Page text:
As pricing for new business aircraft remains soft in the current market environment, Embraer Executive Jets is embarking on “a strategic shift from price to value,” newly installed company president and CEO Michael Amalfitano told AIN on Tuesday. He said that “value” includes production innovation, service and support, aircraft reliability and responsiveness to customers. Notably, price wasn't included in his list.
“Aircraft reliability is in our DNA,” he said, noting that the company started out making regional airliners. “We’ve also made great strides in aircraft innovation, including offering the only fly-by-wire control system in the midsize category via the Legacy 450 and 500, and we’ve built up an executive jet support network that was rated number one in last year’s AIN Product Support Survey.”
In addition, Amalfitano pointed out that Embraer Executive Jets rated highest of all business jet OEMs in “aircraft value for price paid” in the latest reader survey from AIN sister publication Business Jet Traveler. In fact, 48 percent of respondents in the survey said its aircraft offered “excellent value,” with a further 44 percent saying Embraer's business jets offer “good value.”
As proof that the strategy can indeed work, he cited MGM’s flight department, which traded in its fleet of “Brand X” airplanes late last year for two Lineage 1000Es after being pitched on the value proposition of the Embraer bizliners.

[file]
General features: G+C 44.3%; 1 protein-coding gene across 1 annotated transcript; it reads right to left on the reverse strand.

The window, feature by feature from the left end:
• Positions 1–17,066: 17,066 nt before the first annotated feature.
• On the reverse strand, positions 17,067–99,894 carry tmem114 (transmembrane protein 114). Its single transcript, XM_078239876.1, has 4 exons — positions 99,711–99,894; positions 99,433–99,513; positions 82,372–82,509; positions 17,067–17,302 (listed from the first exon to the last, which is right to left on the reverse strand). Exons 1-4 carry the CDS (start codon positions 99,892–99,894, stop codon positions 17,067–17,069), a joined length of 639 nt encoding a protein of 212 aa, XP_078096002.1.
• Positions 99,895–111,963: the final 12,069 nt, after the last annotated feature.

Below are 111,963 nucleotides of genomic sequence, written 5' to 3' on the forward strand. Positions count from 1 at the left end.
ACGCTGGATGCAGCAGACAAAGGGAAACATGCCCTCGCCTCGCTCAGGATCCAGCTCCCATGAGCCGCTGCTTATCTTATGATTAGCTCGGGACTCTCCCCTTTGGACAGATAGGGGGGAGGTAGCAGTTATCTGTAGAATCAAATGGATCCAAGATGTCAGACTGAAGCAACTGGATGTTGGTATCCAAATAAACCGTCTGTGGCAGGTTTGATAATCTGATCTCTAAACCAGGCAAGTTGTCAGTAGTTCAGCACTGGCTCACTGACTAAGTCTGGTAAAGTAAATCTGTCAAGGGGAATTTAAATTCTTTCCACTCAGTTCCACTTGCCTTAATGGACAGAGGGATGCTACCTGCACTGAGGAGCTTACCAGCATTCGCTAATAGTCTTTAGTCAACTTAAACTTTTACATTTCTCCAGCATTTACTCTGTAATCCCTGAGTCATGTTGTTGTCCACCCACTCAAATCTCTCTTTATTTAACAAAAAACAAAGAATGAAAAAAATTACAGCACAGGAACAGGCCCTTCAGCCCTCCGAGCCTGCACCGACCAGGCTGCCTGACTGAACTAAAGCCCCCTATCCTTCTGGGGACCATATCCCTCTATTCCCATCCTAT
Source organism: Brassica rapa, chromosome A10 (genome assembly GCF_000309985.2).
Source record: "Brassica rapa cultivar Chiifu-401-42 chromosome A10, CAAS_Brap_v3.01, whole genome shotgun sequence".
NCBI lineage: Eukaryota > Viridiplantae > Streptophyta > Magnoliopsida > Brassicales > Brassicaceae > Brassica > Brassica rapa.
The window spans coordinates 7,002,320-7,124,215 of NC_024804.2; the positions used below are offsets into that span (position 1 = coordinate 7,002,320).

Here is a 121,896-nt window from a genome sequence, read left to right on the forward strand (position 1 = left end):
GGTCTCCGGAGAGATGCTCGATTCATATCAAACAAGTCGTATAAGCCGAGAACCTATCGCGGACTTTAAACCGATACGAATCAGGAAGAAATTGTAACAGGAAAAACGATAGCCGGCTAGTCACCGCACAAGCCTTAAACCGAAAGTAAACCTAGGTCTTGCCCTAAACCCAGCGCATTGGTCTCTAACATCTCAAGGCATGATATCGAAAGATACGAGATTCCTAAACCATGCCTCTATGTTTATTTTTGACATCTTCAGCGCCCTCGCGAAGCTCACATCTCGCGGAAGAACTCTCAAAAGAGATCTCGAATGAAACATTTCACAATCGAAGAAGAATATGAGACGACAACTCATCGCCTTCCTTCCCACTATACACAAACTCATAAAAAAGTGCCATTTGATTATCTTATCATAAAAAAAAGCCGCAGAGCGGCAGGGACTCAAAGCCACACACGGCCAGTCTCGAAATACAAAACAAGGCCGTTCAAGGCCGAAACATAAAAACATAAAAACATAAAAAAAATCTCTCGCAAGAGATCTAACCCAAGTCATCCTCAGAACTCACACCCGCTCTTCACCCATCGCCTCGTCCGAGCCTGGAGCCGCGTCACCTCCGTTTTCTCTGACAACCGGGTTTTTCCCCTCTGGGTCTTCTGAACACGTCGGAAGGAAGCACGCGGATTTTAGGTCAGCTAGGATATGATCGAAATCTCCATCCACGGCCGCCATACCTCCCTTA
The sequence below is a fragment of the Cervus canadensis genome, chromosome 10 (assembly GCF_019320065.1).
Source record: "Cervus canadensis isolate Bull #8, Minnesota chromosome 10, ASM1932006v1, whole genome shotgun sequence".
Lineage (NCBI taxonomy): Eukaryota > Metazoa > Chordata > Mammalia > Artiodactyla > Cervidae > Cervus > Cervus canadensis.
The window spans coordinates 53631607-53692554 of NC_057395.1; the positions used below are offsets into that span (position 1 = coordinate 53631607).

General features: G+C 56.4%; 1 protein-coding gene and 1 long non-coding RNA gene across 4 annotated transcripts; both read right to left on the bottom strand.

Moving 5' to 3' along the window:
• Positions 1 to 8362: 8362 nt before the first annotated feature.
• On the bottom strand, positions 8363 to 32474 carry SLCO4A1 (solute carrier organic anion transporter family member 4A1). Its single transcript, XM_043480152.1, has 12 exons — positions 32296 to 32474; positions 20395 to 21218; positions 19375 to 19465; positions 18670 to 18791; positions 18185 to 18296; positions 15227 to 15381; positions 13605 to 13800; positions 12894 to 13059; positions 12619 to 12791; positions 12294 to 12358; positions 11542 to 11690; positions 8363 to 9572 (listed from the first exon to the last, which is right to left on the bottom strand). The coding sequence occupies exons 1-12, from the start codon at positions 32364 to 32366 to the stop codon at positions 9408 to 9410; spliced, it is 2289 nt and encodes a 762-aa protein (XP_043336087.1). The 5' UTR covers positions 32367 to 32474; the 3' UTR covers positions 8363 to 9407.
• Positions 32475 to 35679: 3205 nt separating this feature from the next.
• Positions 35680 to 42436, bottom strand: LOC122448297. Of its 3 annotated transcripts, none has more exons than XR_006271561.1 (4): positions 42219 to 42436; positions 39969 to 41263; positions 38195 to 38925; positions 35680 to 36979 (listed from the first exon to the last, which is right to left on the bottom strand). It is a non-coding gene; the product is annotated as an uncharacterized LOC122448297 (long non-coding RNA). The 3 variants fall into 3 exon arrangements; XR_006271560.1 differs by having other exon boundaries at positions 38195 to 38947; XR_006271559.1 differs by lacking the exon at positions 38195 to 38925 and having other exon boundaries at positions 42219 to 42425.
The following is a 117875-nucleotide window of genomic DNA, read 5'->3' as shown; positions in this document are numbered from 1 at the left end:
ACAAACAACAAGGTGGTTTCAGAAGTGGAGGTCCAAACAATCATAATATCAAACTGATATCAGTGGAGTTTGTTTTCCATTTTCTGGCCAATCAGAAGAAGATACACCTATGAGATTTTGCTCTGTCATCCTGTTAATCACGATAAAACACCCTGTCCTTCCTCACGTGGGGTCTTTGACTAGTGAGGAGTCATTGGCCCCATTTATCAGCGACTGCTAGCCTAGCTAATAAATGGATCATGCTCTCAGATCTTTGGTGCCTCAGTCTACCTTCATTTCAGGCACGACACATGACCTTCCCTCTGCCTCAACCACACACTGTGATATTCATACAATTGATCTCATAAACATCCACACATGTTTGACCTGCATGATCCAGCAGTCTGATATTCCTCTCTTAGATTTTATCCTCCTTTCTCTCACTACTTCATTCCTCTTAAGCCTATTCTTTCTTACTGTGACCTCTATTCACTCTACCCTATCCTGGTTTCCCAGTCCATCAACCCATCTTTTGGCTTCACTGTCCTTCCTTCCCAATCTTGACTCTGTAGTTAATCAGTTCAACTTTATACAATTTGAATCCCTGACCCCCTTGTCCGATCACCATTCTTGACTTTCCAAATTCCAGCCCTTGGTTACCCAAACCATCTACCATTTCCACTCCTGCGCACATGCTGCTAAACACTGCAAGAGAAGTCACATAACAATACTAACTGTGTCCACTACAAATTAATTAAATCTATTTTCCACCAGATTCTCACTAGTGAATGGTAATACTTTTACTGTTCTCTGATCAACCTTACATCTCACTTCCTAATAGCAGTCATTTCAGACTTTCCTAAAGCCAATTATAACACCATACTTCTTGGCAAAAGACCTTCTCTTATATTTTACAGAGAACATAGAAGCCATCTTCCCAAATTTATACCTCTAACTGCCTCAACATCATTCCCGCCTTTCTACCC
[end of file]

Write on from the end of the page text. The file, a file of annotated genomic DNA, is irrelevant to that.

While Europe is the second largest business jet market—at 2,850 aircraft, or 14 percent of the world fleet—there are still better growth opportunities there for business jets than for airliners, according to Embraer Executive Jets senior vice president of marketing Luciano Froes. Airline flights in Europe account for 22.9 percent of the 32.8 million scheduled flights per year worldwide, but business aviation flights in the region account for just 12.6 percent of the annual world total.
This gap, he said, presents an opportunity. However, Europe’s 1.8-percent GDP growth is below the world average of 2.9 percent, somewhat holding back the market’s full potential. That said, emerging markets have yet to really pan out for the business jet industry, leaving the U.S. and Europe as the most important markets, according to Froes.
He said data shows that the post-crisis adjustment in the European business jet fleet has eased, peaking at a net loss of 187 aircraft in 2014. Year-to-date, the European business jet fleet has contracted by 24 aircraft, though Froes expressed optimism that this trend could be reversed and turned into a net fleet addition by year-end.
He is further heartened by improving sentiment and a resurgence of first-time buyers in Europe led by light and ultra-long-range jets, though Embraer Executive Jets does not yet have a product in the latter category. In addition, European business jet flight activity—a leading market indicator—is up by 12.2 percent year-over-year in the first three months, running just shy of the 2007 peak.
While Froes is optimistic, he cautioned that 2017 is unlikely to be a growth year for the industry, predicting about 650 business jet deliveries this year—unchanged from 2016—with the U.S. and Europe accounting for 85 percent of them. “We expect the growth to come in 2018 and beyond,” he noted.
Overall, Embraer is forecasting that 8,400 jets worth $244 billion will be delivered over the next 10 years. Notably, two-thirds of these shipments are expected to be in the light and midsize business jet categories—segments in which Embraer is a strong player.
The company predicts that Europe will take 23 percent of those 8,400 new business jets (meaning 1,900 aircraft) over the next decade. By value, they would be worth $60 billion, or 25 percent of the forecast total.